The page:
The Atlanta Shooting: A Boiling Point

People hold placards during a "Stop Asian Hate" rally, following the deadly shootings, in Atlanta, Georgia, U.S., March 20, 2021. REUTERS/Shannon Stapleton

By Guest Contributor: Wendie Yeung

Content Warnings: this article contains the author’s personal experiences facing racially charged violence.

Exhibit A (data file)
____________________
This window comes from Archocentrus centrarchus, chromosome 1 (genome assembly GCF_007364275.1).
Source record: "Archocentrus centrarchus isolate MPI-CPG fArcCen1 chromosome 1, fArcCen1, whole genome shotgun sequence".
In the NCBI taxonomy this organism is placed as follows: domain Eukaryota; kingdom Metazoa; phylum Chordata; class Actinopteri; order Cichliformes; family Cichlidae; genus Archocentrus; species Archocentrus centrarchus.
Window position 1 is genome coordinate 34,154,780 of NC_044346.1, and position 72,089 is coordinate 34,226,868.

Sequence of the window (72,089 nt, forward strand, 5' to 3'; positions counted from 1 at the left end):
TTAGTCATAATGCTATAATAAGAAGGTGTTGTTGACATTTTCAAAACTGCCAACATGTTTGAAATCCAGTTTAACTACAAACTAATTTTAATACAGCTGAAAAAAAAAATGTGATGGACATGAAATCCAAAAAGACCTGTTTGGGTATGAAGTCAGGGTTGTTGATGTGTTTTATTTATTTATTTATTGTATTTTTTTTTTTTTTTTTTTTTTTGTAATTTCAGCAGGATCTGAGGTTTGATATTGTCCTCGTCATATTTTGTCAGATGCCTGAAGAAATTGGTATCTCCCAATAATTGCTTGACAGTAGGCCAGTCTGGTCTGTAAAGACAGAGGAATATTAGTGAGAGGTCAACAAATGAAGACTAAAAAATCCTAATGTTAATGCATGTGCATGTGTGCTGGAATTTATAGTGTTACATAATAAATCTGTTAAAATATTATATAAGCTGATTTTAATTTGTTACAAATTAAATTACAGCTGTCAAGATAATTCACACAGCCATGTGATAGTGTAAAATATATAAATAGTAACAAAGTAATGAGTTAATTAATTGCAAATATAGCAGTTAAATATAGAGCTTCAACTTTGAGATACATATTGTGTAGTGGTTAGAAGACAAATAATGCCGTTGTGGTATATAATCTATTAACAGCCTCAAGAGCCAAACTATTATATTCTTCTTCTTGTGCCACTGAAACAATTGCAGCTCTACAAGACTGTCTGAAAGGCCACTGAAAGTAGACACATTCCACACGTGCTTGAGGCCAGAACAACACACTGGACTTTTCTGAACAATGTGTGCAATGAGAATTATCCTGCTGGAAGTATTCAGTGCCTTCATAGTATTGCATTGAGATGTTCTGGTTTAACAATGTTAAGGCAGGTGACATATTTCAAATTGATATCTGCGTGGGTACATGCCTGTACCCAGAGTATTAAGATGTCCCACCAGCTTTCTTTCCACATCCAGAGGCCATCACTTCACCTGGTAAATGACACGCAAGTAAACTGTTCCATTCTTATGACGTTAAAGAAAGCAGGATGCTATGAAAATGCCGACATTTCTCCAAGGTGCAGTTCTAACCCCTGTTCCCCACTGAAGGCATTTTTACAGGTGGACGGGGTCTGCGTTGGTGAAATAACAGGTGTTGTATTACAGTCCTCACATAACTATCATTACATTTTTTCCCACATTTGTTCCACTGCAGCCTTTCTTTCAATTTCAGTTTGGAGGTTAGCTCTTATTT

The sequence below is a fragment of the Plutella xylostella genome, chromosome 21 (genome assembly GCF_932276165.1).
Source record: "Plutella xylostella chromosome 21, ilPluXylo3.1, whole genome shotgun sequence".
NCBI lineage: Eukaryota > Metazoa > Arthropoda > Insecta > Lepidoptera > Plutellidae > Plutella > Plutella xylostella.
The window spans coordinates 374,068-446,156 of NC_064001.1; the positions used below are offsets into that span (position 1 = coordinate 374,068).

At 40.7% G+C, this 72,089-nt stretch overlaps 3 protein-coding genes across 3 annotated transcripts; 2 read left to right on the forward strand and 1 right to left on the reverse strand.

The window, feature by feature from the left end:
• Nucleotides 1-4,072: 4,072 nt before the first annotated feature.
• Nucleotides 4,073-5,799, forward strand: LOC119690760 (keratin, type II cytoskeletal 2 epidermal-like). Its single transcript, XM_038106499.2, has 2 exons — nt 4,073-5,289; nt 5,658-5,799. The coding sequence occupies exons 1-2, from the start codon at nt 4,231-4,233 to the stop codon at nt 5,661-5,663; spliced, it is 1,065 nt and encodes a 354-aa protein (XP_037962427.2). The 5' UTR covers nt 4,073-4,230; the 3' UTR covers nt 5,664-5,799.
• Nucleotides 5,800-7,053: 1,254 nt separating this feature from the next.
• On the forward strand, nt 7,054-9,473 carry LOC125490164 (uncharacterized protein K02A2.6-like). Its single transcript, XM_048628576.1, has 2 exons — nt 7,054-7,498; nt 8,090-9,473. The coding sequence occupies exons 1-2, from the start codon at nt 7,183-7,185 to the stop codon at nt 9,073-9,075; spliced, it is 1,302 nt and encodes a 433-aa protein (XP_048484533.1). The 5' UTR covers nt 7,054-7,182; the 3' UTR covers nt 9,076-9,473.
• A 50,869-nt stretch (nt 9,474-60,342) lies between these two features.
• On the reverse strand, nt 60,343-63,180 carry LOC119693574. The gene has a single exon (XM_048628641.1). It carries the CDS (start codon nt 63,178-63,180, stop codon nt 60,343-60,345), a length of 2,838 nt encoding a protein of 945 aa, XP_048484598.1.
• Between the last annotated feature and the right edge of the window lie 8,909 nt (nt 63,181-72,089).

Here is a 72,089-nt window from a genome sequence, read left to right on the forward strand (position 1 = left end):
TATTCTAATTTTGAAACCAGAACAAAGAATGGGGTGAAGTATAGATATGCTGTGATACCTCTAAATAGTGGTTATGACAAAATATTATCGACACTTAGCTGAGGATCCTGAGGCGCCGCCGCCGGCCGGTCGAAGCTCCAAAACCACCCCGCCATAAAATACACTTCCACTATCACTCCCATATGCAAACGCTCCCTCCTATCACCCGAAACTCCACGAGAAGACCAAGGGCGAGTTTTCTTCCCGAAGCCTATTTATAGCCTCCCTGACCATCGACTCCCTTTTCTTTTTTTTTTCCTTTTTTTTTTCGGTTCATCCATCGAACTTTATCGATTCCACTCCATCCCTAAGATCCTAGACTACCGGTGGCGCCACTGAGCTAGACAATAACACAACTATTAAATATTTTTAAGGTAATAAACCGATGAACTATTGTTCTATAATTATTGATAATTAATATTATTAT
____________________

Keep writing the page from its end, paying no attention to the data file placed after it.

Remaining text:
While most of America reminisced about March as the one year anniversary since normalcy, I, like so many other Asian Americans, had been grappling with the pandemic months before that. When I heard the beginning media buzz of a mysterious new coronavirus found in Wuhan in early January of 2020, my heart sank. I knew that from that point on, my racial identity was going to become a stark liability. At the time, I was flying for work every week, and I became hyper aware on my flights and in the airport. If people looked at me, I’d wonder why (“do they think I’m from China?“), trying to read any suspicion behind their eyes. I’d smile at strangers to appear more friendly; if I was on the phone, I’d talk a little more loudly so those around me could hear that I spoke perfect English. These acts were things I did almost instinctively – protective acts so people knew that I was not a threat, that I was “American”.

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